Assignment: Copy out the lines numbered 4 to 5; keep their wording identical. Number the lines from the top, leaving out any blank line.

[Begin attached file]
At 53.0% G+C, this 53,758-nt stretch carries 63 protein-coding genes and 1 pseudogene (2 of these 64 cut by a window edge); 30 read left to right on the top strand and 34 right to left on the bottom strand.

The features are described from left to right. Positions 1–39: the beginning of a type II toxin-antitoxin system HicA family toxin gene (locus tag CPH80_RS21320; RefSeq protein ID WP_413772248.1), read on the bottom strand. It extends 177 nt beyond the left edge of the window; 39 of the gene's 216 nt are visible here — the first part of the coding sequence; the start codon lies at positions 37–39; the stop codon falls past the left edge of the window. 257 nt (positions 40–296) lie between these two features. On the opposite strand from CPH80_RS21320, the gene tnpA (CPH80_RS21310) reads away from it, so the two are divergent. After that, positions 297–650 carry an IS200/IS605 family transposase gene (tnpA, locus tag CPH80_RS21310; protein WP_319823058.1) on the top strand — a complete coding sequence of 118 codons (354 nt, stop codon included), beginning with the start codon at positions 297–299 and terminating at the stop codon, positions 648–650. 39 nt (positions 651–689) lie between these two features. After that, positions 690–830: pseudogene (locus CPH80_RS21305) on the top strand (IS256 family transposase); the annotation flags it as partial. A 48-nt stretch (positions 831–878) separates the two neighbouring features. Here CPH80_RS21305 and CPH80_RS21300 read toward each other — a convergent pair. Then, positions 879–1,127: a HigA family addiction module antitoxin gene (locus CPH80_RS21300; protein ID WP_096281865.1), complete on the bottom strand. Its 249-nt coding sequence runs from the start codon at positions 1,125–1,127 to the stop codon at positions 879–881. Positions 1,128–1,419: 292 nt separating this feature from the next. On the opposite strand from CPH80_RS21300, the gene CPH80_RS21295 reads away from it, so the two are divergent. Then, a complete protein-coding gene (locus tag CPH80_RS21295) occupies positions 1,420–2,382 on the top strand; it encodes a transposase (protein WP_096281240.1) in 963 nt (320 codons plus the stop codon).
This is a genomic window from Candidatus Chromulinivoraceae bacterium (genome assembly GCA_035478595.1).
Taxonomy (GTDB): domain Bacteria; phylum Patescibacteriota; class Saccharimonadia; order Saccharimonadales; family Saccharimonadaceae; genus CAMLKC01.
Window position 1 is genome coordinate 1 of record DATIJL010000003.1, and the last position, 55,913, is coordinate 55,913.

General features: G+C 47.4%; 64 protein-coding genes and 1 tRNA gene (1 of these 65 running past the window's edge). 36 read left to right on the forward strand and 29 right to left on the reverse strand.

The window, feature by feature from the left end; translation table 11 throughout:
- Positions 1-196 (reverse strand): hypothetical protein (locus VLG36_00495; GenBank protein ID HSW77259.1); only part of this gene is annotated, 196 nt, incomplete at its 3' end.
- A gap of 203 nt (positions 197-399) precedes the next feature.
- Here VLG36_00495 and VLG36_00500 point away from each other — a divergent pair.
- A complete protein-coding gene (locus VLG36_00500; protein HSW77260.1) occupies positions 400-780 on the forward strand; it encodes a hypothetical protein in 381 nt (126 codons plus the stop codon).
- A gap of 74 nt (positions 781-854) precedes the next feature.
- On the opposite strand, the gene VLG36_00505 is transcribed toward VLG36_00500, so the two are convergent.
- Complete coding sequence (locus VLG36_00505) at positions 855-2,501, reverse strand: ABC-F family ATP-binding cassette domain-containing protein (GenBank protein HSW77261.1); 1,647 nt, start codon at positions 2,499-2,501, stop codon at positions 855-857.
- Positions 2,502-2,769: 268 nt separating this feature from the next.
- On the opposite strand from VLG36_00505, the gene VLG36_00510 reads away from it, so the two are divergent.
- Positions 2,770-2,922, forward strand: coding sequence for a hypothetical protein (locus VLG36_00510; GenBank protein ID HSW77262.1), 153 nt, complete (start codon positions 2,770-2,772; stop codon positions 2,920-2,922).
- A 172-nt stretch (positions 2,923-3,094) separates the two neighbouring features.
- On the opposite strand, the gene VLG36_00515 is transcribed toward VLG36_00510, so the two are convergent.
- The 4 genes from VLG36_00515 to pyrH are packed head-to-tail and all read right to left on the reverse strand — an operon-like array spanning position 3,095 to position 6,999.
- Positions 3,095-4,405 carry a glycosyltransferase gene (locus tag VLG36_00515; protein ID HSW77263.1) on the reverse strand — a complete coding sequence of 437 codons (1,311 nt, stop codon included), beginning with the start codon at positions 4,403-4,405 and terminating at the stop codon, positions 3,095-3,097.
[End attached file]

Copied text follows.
Taxonomy (GTDB): domain Bacteria; phylum Patescibacteriota; class Saccharimonadia; order Saccharimonadales; family Saccharimonadaceae; genus CAMLKC01.
Window position 1 is genome coordinate 1 of record DATIJL010000003.1, and the last position, 55,913, is coordinate 55,913.